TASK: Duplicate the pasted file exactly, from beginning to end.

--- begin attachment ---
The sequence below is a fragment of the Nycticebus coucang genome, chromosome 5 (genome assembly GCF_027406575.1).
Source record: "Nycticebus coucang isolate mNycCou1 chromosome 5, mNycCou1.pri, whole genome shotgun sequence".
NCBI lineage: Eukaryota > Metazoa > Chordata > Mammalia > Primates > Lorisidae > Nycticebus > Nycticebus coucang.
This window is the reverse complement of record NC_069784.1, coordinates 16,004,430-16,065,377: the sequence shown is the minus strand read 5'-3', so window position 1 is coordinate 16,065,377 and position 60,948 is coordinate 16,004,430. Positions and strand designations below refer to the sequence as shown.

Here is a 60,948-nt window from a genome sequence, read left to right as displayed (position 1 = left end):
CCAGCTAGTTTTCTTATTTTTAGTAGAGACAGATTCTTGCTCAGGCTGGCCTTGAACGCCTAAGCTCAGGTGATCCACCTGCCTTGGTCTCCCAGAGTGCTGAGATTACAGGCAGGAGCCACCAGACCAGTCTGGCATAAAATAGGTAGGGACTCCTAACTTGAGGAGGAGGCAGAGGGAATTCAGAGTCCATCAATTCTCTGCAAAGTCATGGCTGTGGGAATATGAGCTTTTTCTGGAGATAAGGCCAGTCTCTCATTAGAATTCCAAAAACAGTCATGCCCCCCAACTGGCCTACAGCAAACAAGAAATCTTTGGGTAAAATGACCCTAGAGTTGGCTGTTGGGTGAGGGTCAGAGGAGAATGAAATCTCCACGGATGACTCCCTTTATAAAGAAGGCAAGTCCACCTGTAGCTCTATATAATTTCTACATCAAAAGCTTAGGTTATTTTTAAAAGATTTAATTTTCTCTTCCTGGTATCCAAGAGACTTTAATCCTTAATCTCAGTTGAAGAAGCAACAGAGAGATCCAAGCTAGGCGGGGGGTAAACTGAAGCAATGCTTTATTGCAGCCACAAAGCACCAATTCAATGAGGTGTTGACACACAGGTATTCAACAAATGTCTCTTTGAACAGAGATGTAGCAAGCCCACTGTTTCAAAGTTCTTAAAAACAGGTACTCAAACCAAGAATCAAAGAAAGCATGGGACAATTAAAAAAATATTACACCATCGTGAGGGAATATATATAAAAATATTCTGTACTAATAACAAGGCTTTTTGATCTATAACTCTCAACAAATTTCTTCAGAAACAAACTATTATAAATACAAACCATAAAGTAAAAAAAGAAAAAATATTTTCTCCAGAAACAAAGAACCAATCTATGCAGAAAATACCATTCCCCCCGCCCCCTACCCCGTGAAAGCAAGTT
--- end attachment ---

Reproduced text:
The sequence below is a fragment of the Nycticebus coucang genome, chromosome 5 (genome assembly GCF_027406575.1).
Source record: "Nycticebus coucang isolate mNycCou1 chromosome 5, mNycCou1.pri, whole genome shotgun sequence".
NCBI lineage: Eukaryota > Metazoa > Chordata > Mammalia > Primates > Lorisidae > Nycticebus > Nycticebus coucang.
This window is the reverse complement of record NC_069784.1, coordinates 16,004,430-16,065,377: the sequence shown is the minus strand read 5'-3', so window position 1 is coordinate 16,065,377 and position 60,948 is coordinate 16,004,430. Positions and strand designations below refer to the sequence as shown.

Here is a 60,948-nt window from a genome sequence, read left to right as displayed (position 1 = left end):
CCAGCTAGTTTTCTTATTTTTAGTAGAGACAGATTCTTGCTCAGGCTGGCCTTGAACGCCTAAGCTCAGGTGATCCACCTGCCTTGGTCTCCCAGAGTGCTGAGATTACAGGCAGGAGCCACCAGACCAGTCTGGCATAAAATAGGTAGGGACTCCTAACTTGAGGAGGAGGCAGAGGGAATTCAGAGTCCATCAATTCTCTGCAAAGTCATGGCTGTGGGAATATGAGCTTTTTCTGGAGATAAGGCCAGTCTCTCATTAGAATTCCAAAAACAGTCATGCCCCCCAACTGGCCTACAGCAAACAAGAAATCTTTGGGTAAAATGACCCTAGAGTTGGCTGTTGGGTGAGGGTCAGAGGAGAATGAAATCTCCACGGATGACTCCCTTTATAAAGAAGGCAAGTCCACCTGTAGCTCTATATAATTTCTACATCAAAAGCTTAGGTTATTTTTAAAAGATTTAATTTTCTCTTCCTGGTATCCAAGAGACTTTAATCCTTAATCTCAGTTGAAGAAGCAACAGAGAGATCCAAGCTAGGCGGGGGGTAAACTGAAGCAATGCTTTATTGCAGCCACAAAGCACCAATTCAATGAGGTGTTGACACACAGGTATTCAACAAATGTCTCTTTGAACAGAGATGTAGCAAGCCCACTGTTTCAAAGTTCTTAAAAACAGGTACTCAAACCAAGAATCAAAGAAAGCATGGGACAATTAAAAAAATATTACACCATCGTGAGGGAATATATATAAAAATATTCTGTACTAATAACAAGGCTTTTTGATCTATAACTCTCAACAAATTTCTTCAGAAACAAACTATTATAAATACAAACCATAAAGTAAAAAAAGAAAAAATATTTTCTCCAGAAACAAAGAACCAATCTATGCAGAAAATACCATTCCCCCCGCCCCCTACCCCGTGAAAGCAAGTT